a It is commonly understood that the idea of a systematick arrangement, for securing to states, within the

same

CH A P. But before Lorenzo engaged in these moVI.

mentous undertakings, he had further personal Conspiracy

dangers of Frescobaldi.

same sphere of political action, the possession of their respective territories, and the continuance of existing rights, is of modern origin, having arisen among the Italian states in the fifteenth century. Robertson's Hist. of Cha. V. v. i. sec. 2. But Mr. Hume has attempted to shew that this system, if not theoretically understood, , was at least practically adopted by the ancient states of Greece and the neighbouring governments. Essays, v. i. part ii. Essay 7. In adjusting the extent to which these opinions may be adopted, there is no great difficulty. Wherever mankind have formed themselves into societies, (and history affords no instance of their being found in any other state,) the conduct of a tribe, or a nation, has been marked by a general will; and states, like individuals, have had their antipathies and predilections, their jealousies, and their fears. The powerful have endeavoured to oppress the weak, and the weak have sought refuge from the powerful in their mutual union. Notwithstanding the great degree of civilization that obtained among the Grecian states, their political conduct seems to have been directed upon no higher principle; conquests were pursued as opportunity offered, and precautions for safety were delayed till the hour of danger arrived. The preponderating mass of the Roman republick attracted into its vortex whatever was opposed to its influence; and the violent commotions of the middle ages, by which that immense body was again broken into new forms, and impelled in vague and eccentrick directions, postponed to a late period the possibility of regulated action. The transactions in Italy, during the four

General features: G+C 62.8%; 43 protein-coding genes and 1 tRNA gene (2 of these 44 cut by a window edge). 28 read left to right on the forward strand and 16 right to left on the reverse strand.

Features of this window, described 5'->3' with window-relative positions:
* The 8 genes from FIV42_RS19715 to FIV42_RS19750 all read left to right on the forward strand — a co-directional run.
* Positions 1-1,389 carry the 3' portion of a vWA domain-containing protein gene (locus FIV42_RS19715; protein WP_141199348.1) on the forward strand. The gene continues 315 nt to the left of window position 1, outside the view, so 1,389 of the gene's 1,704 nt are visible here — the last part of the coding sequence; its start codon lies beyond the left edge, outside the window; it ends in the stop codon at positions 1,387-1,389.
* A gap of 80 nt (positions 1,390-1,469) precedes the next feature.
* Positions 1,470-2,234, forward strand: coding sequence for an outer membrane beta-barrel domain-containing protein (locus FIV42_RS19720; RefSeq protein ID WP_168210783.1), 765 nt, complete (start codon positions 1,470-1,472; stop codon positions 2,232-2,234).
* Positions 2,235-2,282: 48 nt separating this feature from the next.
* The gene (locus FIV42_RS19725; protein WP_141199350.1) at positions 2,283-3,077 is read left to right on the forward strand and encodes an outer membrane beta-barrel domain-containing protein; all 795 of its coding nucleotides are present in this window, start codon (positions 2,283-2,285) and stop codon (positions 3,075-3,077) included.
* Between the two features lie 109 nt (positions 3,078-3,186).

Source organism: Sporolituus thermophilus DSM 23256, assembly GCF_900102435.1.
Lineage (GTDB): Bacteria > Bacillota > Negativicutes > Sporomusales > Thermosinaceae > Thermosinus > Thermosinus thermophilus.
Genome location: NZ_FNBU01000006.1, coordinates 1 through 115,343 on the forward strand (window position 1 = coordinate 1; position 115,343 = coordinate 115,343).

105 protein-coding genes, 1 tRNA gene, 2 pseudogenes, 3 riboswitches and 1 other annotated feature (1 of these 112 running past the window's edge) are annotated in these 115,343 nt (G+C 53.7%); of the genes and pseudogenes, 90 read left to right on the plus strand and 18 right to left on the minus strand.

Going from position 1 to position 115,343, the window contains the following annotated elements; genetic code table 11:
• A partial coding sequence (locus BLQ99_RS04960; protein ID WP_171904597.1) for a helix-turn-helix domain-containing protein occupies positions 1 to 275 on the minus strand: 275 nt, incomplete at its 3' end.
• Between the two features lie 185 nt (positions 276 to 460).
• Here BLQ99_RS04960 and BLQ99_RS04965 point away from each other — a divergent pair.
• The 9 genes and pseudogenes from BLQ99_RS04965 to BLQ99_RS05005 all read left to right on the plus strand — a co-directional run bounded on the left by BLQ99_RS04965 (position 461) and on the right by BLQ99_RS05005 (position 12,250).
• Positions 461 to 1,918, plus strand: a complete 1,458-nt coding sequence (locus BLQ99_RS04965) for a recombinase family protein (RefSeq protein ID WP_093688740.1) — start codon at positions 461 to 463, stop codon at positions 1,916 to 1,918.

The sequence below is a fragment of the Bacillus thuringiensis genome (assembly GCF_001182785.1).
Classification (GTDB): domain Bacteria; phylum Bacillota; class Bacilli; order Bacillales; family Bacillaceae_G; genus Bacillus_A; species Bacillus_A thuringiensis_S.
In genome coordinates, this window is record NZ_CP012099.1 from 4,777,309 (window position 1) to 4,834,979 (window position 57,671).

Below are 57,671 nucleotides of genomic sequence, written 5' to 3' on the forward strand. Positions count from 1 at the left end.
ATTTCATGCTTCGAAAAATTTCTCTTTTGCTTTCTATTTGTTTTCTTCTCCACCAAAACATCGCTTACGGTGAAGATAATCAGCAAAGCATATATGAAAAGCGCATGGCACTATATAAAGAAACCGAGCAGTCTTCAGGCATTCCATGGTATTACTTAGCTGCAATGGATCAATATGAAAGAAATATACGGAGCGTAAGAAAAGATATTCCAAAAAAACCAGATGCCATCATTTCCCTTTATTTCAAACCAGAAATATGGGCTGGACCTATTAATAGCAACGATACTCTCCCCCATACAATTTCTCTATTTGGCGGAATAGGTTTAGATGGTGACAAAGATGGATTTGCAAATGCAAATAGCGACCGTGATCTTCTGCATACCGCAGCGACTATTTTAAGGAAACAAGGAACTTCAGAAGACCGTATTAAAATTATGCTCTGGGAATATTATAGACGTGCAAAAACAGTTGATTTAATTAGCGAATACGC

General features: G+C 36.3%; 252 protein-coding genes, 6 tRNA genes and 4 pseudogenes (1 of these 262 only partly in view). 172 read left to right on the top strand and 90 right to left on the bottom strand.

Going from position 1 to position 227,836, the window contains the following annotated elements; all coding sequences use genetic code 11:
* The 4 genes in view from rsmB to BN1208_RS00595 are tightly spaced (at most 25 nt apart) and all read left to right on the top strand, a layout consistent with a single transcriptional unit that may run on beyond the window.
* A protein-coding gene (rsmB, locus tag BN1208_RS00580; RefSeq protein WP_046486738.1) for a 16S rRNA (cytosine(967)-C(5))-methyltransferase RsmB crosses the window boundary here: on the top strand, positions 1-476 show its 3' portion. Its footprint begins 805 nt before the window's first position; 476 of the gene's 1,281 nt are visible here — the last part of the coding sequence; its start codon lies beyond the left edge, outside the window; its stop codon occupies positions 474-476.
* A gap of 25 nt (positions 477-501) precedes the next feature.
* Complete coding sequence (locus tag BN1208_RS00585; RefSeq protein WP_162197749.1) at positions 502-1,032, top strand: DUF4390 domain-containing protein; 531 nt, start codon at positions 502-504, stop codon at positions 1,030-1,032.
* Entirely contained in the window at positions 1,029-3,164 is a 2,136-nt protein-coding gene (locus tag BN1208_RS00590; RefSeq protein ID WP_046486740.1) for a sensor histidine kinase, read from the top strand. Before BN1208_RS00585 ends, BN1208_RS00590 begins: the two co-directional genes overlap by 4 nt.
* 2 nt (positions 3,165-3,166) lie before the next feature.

teenth

VI.

dangers to encounter. The moderation of his CHAP, conduct could neither extinguish nor allay the insatiable spirit of revenge that burnt in the breast of Girolamo Riario. Defeated in his ambitious projects by the superiour talents of Lorenzo, he once more had recourse to his treacherous practices; and, by an intercourse with some of the Florentine exiles, again found, even in Florence, the instruments of his purpose, By their instigation, Battista Frescobaldi, with only two assistants, undertook to assassinate Lorenzo in the church of the Carmeli, on the day of Ascension, being the last day of May 1481. This attempt was not conducted with the same secrecy as that which we have before

related,

teenth and fifteenth centuries, bear indeed a strong resemblance to those which took place among the Grecian states; but it was not till nearly the close of the latter century, that a system of general security and pacification was clearly developed, and precautions taken for ensuring its continuance. Simple as this idea may now appear, yet it must be considered that, before the adoption of it, the minds of men, and consequently the maxims of states, must have undergone an important change : views of aggrandizement were to be repressed ; war was to be prosecuted, not for the purpose of conquest, but of security ; and, above all, an eye was to be found that could discern, and a mind that could comprehend, so extended an object.